What Is Bitterroot Good For?

The bitterroot plant offers several health benefits. For one, it reduces cardiovascular stress and improves blood circulation. Likewise, it eliminates muscle soreness and offers anti-inflammatory effects.

Why Is It Called Bitterroot?

It’s because of the root’s biting and acrid flavor that its discoverers called this plant bitterroot.

That’s why Native Americans stored roots for a year before consumption to reduce their bitterness.

What Are Other Names for Bitterroot?

Apart from its scientific name Lewesia rediviva, the bitterroot is also called desert rose, rock rose, sand rose, spatlum, and spitlum.

What Does Bitterroot Look Like?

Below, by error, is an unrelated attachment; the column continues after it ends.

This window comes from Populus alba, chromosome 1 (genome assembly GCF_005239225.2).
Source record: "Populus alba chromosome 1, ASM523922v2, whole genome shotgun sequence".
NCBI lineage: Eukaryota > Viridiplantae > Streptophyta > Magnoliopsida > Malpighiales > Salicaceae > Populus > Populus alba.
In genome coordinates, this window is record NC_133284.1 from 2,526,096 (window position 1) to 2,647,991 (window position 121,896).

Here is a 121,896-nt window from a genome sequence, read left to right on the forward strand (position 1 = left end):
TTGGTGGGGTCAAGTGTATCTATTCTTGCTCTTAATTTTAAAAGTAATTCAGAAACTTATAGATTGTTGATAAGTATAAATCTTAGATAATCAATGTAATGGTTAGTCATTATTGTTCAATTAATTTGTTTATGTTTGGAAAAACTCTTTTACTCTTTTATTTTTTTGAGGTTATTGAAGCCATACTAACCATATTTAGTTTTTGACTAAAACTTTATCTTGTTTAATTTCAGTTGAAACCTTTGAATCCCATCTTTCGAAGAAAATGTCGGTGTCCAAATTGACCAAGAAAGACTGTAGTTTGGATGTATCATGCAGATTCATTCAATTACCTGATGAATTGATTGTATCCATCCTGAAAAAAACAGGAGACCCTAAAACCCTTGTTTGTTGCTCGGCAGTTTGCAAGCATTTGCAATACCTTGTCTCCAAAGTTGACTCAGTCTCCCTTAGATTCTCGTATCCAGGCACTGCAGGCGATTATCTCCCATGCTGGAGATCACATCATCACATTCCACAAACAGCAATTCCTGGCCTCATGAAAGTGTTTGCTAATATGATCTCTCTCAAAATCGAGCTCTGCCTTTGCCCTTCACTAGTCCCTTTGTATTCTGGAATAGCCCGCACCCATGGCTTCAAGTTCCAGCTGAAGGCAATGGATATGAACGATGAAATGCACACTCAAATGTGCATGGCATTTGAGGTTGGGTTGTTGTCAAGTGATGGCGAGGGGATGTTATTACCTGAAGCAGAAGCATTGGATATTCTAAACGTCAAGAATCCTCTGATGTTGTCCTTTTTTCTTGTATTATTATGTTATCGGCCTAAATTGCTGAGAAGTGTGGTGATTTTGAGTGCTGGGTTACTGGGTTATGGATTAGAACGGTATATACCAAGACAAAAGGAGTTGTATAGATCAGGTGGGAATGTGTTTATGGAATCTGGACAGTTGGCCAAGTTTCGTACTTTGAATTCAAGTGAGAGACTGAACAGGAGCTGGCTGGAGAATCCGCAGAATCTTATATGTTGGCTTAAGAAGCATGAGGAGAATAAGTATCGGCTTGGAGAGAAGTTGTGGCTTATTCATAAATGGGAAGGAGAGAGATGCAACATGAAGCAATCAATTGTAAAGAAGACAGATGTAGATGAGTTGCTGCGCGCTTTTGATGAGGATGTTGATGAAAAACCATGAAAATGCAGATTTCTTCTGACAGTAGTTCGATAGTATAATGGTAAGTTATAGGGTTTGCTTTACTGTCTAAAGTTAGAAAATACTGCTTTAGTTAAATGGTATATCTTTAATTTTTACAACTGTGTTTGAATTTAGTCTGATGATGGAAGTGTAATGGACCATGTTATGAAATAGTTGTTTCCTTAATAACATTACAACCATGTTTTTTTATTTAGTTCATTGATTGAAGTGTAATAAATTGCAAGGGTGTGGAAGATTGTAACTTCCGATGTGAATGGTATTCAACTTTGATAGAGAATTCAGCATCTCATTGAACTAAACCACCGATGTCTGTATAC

The bitterroot has colors that range from creamy white to deep pink. Its stem measures between one to three centimeters which you’d often see without leaves. Lastly, its flower has six to nine oval-shaped sepals that form a rosette.

Bitterroot Flowers

Final Thoughts

So there it is—the different meanings of the bitterroot flower.

This article shows that even flowers could teach us things we can use in life. Like bitterroot flowers, we can also bring life to a dreary situation. We saw it when this plant began producing fresh leaves after staying in a herbarium for a long time.

Likewise, this post teaches us to be grateful for our heritage by giving it its due honor and respect. Grateful people travel far. Lastly, we learned that sorrow isn’t forever. That setback we face today sets us up to enjoy greater things in the future.